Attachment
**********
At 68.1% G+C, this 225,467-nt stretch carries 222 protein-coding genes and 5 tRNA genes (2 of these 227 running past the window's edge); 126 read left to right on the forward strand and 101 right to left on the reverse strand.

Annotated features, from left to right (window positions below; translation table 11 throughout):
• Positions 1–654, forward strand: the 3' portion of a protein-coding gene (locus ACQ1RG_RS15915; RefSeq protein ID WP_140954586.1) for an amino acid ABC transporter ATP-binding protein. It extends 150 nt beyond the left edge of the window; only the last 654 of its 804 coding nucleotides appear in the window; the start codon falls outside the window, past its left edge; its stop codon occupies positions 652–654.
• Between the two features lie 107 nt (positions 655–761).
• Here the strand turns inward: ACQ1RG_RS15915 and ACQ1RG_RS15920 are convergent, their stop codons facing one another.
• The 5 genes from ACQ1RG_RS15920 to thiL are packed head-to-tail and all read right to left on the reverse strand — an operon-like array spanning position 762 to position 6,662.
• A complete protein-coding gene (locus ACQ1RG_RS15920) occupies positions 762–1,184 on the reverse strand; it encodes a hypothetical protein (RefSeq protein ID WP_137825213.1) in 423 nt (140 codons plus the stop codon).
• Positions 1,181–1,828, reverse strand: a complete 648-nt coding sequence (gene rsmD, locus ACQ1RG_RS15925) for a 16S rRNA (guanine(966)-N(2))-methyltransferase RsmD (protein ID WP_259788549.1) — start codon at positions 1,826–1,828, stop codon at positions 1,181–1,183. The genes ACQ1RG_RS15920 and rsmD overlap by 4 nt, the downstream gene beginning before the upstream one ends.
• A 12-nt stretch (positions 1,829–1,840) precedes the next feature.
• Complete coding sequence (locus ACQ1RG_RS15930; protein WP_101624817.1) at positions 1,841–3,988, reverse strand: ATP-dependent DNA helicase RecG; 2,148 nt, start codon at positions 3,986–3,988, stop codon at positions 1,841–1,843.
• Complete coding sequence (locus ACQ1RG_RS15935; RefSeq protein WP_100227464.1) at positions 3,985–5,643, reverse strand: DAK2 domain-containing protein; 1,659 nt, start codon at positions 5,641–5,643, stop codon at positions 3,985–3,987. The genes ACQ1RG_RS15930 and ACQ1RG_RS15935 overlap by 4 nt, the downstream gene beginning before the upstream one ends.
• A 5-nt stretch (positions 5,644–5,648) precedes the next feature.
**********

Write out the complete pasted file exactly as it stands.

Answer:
At 68.1% G+C, this 225,467-nt stretch carries 222 protein-coding genes and 5 tRNA genes (2 of these 227 running past the window's edge); 126 read left to right on the forward strand and 101 right to left on the reverse strand.

Annotated features, from left to right (window positions below; translation table 11 throughout):
• Positions 1–654, forward strand: the 3' portion of a protein-coding gene (locus ACQ1RG_RS15915; RefSeq protein ID WP_140954586.1) for an amino acid ABC transporter ATP-binding protein. It extends 150 nt beyond the left edge of the window; only the last 654 of its 804 coding nucleotides appear in the window; the start codon falls outside the window, past its left edge; its stop codon occupies positions 652–654.
• Between the two features lie 107 nt (positions 655–761).
• Here the strand turns inward: ACQ1RG_RS15915 and ACQ1RG_RS15920 are convergent, their stop codons facing one another.
• The 5 genes from ACQ1RG_RS15920 to thiL are packed head-to-tail and all read right to left on the reverse strand — an operon-like array spanning position 762 to position 6,662.
• A complete protein-coding gene (locus ACQ1RG_RS15920) occupies positions 762–1,184 on the reverse strand; it encodes a hypothetical protein (RefSeq protein ID WP_137825213.1) in 423 nt (140 codons plus the stop codon).
• Positions 1,181–1,828, reverse strand: a complete 648-nt coding sequence (gene rsmD, locus ACQ1RG_RS15925) for a 16S rRNA (guanine(966)-N(2))-methyltransferase RsmD (protein ID WP_259788549.1) — start codon at positions 1,826–1,828, stop codon at positions 1,181–1,183. The genes ACQ1RG_RS15920 and rsmD overlap by 4 nt, the downstream gene beginning before the upstream one ends.
• A 12-nt stretch (positions 1,829–1,840) precedes the next feature.
• Complete coding sequence (locus ACQ1RG_RS15930; protein WP_101624817.1) at positions 1,841–3,988, reverse strand: ATP-dependent DNA helicase RecG; 2,148 nt, start codon at positions 3,986–3,988, stop codon at positions 1,841–1,843.
• Complete coding sequence (locus ACQ1RG_RS15935; RefSeq protein WP_100227464.1) at positions 3,985–5,643, reverse strand: DAK2 domain-containing protein; 1,659 nt, start codon at positions 5,641–5,643, stop codon at positions 3,985–3,987. The genes ACQ1RG_RS15930 and ACQ1RG_RS15935 overlap by 4 nt, the downstream gene beginning before the upstream one ends.
• A 5-nt stretch (positions 5,644–5,648) precedes the next feature.